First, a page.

Spot the flaws

void someFunction(char* inputStr)
char buffer[8];

int n = snprintf(buffer, sizeof(buffer) - 1, inputStr);
buffer[n] = 0;

/* ... */

And while you’re at it – see if you can spot the motivations behind what’s being done.



Using the string as the format string: One percentage sign or backslash spells potential bad juju.

I *think* snprintf is the common-but-not-actually-standard safe printf (I’m pretty sure there’s one printf variant that’s used all over the place but whose return value is different depending on the implementation), but I might be mistaken on that. Either way, the first source I found says “returns the number of characters that would have been written had size been sufficiently large, not counting the terminating nul character”, so it’s a problem either way.

The null terminator would be at the end of the string anyway. It wouldn’t really be much of a safe printf otherwise, would it?

NOTE: In an environment that isn’t responding to a blog post, I reserve the right to poke at the problem for a while to make sure I’m not making a stupid assumption, so don’t hold it against me if I got something wrong. :p

You got the bulk of the problems there – if you know there’s no masks in the source string, use strncpy or friends instead, per the one percentage thing :)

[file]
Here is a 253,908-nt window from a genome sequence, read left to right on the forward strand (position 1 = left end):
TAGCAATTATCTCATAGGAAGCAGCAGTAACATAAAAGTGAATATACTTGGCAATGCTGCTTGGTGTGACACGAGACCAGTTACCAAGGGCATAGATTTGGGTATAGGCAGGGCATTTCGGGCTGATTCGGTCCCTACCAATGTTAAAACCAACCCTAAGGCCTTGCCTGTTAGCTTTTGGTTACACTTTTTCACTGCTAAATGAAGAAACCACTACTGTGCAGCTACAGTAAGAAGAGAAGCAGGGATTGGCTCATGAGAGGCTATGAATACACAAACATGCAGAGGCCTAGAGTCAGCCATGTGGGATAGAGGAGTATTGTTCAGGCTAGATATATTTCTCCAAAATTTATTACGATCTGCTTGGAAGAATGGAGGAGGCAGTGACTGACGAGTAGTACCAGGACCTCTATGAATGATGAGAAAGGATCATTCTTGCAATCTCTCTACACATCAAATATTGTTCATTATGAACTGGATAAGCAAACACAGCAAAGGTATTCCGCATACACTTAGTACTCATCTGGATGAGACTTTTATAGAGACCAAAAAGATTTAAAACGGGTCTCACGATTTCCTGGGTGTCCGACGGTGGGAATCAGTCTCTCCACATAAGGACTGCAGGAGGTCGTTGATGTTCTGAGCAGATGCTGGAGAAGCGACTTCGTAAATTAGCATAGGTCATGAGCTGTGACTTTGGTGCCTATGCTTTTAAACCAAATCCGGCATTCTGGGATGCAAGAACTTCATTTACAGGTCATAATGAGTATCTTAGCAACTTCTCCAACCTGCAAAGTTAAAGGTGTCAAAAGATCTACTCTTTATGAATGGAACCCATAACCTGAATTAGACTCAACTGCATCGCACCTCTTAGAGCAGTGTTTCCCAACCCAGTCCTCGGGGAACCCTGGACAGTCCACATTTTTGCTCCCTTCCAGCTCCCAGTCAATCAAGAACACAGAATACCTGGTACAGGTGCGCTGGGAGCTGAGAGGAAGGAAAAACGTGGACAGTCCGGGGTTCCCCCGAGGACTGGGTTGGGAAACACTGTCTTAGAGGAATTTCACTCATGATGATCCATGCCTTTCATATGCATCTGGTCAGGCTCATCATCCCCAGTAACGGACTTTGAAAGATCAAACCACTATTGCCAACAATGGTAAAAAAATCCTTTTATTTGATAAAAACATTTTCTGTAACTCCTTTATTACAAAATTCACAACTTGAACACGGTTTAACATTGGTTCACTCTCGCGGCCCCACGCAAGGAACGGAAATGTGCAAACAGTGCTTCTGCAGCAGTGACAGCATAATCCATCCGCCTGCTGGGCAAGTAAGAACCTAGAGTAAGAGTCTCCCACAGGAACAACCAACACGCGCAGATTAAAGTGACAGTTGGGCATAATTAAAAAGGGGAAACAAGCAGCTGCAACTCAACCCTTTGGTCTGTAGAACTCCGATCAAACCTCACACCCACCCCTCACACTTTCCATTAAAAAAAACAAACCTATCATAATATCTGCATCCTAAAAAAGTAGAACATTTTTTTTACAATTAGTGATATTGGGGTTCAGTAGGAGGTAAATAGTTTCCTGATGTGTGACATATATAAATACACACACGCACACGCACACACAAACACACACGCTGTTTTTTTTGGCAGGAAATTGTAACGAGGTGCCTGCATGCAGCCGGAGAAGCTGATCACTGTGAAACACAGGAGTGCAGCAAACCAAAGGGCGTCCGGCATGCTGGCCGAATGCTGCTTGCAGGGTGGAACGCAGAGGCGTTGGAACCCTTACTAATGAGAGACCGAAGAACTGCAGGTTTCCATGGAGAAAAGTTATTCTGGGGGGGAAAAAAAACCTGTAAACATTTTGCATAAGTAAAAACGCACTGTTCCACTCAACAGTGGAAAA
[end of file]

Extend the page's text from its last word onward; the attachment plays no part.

Modern snprintfs return the length of the /source/ string, but in short, snprintf isn’t guaranteed to return a value between 0 and the size of your buffer. Infact, in the majority of cases it’s going to guarantee to give you an offset bigger than your index (e.g. if inputStr is 10 bytes long, it would return 10 under GCC).

snprintf is the buffer-overflow protecting version of snprintf. The second argument factors in the need for a null byte. So, sizeof(buffer) would be correct, this version is forcing a shorter buffer size.

Lastly, the buffer[n] is just bad practice. The author is trying to protect against a perception that snprintf might not write the final null when the buffer fills. In that case, its the last byte of buffer you want to write to, not some return value from another function that may change at some point in the future. C.f. what if snprintf returns -1 to indicate some kind of error?

char buffer[8] ;
snprintf(buffer, sizeof(buffer), "%s", inputStr) ;
// Incase our snprintf doesn't back-fill the
// end of buffer with a zero when the buffer fills.
// This is where the original author got his
// sizeof(buffer) - 1 from.
buffer[sizeof(buffer)-1] = 0;

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